Stories by Sam Moore

About Sam

Sam Moore grew up on a family farm in Western Pennsylvania during the late 1930s and the 1940s. Although he left the farm in 1953, it never left him. He now lives near Salem, where he tinkers with a few old tractors, collects old farm literature, and writes about old machinery, farming practices and personal experiences for Farm and Dairy, as well as Farm Collector and Rural Heritage magazines. He has published one book about farm machinery, titled Implements for Farming with Horses and Mules.

Korean War anniversary triggers memories

Friday, July 16, 2010

Ten years ago Farm and Dairy published a couple of my columns about my experiences in the U.S. Army during the Korean War. I’d like to rerun them (slightly revised) in honor of the veterans of that struggle, as well as the veterans of all our wars and especially, the men and women serving in […]

Garfield, Ohio home to MacDonald

Friday, July 16, 2010

How many readers have heard of the MacDonald car that was built in nearby Garfield, Ohio? For that matter, how many have heard of Garfield (not Garfield Heights), Ohio? Garfield is a tiny community of about twenty homes and a busy feed mill along Ohio State Route 534, right along the Norfolk Southern railroad a […]

Invention of cars link cities

Friday, July 16, 2010

During the 1800s and early 1900s, many American farmers were extremely conservative and disliked innovation and the unconventional. This was especially true when the first automobiles appeared on country roads about 1900. The first cars were bought by more or less affluent individuals who mainly lived in towns and cities and who headed for the […]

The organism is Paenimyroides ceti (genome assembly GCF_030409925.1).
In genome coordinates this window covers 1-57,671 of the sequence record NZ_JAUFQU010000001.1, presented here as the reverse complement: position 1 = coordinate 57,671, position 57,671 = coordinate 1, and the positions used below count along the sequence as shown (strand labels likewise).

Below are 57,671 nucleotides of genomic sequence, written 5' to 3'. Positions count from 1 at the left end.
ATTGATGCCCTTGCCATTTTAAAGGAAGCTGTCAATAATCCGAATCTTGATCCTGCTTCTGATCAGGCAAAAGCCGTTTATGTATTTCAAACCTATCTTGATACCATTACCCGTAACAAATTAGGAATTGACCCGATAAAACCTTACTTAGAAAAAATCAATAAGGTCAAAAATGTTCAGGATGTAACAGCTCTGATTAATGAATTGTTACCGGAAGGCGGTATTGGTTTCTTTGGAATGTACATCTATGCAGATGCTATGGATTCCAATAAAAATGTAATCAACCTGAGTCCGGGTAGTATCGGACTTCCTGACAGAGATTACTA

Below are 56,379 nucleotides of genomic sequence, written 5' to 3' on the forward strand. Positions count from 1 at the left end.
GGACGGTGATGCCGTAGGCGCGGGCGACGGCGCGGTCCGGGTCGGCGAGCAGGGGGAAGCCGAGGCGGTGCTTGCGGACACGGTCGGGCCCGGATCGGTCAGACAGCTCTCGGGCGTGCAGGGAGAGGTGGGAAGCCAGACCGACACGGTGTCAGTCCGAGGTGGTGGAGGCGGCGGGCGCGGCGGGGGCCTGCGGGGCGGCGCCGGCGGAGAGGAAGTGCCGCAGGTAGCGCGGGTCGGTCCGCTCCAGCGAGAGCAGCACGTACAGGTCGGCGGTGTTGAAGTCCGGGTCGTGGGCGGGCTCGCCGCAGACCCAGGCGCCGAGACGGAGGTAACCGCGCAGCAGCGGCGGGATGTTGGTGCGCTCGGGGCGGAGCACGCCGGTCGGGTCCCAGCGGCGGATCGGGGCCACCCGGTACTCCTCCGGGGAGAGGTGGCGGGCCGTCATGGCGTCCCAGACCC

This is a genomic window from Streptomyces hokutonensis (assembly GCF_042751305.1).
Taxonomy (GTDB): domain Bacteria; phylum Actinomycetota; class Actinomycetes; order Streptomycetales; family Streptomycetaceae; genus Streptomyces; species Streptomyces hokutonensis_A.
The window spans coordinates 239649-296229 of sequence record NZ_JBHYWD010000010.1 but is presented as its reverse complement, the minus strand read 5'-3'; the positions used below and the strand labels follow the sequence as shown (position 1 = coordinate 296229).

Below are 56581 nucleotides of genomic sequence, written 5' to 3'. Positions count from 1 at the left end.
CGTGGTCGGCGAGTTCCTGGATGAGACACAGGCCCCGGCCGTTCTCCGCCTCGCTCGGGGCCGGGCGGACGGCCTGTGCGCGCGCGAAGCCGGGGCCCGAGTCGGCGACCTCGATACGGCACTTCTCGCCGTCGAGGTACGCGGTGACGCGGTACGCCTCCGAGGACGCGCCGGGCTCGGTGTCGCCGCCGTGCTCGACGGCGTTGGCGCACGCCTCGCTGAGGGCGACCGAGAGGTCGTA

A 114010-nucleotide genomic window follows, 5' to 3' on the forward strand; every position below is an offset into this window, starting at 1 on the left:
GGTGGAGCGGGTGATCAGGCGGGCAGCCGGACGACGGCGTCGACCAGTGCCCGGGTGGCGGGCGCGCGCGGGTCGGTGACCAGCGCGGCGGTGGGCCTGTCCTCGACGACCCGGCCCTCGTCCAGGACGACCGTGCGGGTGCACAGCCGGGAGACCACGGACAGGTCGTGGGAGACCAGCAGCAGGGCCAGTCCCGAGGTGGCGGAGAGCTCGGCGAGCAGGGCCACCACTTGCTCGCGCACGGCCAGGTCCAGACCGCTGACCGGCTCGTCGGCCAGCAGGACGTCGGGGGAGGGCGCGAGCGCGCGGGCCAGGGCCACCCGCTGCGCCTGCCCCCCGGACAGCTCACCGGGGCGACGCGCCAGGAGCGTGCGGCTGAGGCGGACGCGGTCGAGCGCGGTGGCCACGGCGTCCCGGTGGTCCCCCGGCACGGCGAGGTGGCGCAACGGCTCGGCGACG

Nothing stays the same

Friday, July 16, 2010

Erma Dickey Wonstetler was appointed assistant Postmaster of the tiny U.S. Post Office in Signal, Ohio, in 1906, at the same time as her father, Jefferson John Dickey was appointed Postmaster. She served as his assistant until he retired in 1940, and then succeeded him. Typical day. The Post Office served about 200 customers and […]

Horse drawn plows: Just a matter of preference

Thursday, May 13, 2010

Someone recently asked me why some horse drawn plows throw the furrow to the left, while others (most in fact) throw them to the right. The answer is that it’s strictly a matter of preference, custom, and prejudice. The right-hand plow is well-rooted in history. Illustrations of seventeenth century English plows show that they all […]

A wooden grain drill with a link to Signal, Ohio

Thursday, April 15, 2010

Wilbur George, a friend from near Carrollton, told me he had an old, wooden grain drill that he had bought some years ago at the Rogers sale and used every year to plant a couple of acres of oats for his horses. Local dealer? The stenciling on the hoe-type drill reads, “Missouri Force Feed Grain […]

R & P Republic tractors highlight early ag manufacturing

Wednesday, March 31, 2010